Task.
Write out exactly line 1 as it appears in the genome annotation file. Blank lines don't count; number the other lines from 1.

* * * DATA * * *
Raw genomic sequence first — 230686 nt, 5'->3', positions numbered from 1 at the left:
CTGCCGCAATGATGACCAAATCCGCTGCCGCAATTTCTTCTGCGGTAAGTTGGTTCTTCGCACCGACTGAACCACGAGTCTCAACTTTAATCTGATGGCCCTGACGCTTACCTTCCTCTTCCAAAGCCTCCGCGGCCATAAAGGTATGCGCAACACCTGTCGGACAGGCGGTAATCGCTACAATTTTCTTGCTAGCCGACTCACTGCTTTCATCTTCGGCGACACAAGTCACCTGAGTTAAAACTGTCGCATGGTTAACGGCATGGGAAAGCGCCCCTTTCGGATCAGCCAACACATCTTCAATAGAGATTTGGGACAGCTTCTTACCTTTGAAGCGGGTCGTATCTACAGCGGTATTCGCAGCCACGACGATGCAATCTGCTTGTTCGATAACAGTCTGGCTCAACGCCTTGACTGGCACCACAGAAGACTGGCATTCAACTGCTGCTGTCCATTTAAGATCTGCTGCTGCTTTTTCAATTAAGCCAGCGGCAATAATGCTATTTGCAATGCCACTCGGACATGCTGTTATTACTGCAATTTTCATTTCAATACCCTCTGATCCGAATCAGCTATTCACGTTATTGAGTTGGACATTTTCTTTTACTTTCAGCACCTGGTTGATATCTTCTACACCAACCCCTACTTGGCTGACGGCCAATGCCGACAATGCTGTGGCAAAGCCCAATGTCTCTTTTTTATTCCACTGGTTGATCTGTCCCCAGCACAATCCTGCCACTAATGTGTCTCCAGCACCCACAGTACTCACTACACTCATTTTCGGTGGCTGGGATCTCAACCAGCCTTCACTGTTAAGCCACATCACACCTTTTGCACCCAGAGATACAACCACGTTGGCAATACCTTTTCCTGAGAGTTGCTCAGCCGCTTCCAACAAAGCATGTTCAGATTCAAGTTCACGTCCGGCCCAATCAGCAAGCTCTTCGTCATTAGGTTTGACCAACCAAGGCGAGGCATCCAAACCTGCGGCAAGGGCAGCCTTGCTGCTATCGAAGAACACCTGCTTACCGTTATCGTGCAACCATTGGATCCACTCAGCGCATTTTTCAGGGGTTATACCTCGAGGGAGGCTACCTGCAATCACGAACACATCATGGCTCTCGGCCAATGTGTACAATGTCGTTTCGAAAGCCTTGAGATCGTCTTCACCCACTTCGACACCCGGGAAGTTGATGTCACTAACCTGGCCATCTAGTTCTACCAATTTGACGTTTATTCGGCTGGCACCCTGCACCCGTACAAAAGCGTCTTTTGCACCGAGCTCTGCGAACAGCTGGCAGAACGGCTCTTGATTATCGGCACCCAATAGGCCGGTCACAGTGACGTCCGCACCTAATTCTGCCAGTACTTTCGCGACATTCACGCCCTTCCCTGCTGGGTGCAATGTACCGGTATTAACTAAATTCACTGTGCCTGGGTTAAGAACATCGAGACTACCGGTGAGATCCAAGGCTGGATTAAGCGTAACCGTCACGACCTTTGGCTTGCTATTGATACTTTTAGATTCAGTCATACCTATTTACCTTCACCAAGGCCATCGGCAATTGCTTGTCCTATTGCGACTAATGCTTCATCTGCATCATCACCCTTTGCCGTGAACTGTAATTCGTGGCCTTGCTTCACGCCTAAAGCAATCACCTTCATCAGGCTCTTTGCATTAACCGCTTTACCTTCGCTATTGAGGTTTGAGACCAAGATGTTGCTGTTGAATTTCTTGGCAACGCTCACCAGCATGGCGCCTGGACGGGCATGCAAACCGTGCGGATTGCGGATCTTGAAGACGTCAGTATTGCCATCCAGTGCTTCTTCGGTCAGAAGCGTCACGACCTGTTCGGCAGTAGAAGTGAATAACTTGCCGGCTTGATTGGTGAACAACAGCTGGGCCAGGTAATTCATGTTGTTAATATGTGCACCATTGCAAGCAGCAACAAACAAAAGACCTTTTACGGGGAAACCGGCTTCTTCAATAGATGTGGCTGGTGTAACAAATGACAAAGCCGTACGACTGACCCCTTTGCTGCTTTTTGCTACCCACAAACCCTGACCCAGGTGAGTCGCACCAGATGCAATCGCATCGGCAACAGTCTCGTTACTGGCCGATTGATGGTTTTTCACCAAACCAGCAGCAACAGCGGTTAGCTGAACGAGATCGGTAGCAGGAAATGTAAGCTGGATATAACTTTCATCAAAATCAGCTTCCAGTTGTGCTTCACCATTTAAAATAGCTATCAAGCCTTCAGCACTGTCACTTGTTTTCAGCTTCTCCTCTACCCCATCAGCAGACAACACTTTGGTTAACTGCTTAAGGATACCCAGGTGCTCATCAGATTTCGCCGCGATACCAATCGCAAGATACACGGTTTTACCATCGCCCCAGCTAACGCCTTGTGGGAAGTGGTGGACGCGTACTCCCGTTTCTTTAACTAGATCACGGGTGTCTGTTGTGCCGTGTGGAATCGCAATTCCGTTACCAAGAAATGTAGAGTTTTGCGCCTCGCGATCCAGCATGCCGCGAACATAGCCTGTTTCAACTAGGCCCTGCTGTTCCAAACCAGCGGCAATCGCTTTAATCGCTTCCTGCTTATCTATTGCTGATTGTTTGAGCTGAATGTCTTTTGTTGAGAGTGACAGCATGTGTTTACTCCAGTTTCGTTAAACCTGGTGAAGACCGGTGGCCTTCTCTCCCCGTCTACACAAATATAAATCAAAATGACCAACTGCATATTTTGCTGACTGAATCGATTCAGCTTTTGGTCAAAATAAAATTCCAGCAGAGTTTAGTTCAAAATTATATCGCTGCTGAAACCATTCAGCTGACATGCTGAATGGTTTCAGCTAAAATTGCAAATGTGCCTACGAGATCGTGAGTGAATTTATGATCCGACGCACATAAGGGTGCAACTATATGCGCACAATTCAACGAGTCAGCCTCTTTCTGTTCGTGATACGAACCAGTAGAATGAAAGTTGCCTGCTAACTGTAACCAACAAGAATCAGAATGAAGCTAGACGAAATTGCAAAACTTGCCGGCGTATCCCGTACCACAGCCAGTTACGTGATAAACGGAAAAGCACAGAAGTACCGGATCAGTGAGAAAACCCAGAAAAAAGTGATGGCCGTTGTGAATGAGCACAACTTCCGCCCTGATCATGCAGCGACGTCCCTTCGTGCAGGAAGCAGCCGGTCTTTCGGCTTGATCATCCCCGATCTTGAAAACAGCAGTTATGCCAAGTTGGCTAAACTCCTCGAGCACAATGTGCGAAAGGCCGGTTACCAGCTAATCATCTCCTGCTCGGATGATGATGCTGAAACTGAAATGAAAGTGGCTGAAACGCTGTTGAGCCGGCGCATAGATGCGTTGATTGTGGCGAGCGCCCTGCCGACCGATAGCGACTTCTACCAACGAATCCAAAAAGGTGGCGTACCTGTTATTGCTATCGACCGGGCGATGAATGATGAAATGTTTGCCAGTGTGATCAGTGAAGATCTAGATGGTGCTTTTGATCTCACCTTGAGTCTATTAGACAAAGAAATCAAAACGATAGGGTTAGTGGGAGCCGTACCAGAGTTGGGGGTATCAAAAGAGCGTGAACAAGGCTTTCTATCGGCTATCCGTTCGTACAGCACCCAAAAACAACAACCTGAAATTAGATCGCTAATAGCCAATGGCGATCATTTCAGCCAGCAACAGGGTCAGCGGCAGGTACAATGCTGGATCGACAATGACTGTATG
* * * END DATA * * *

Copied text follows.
Raw genomic sequence first — 230686 nt, 5'->3', positions numbered from 1 at the left: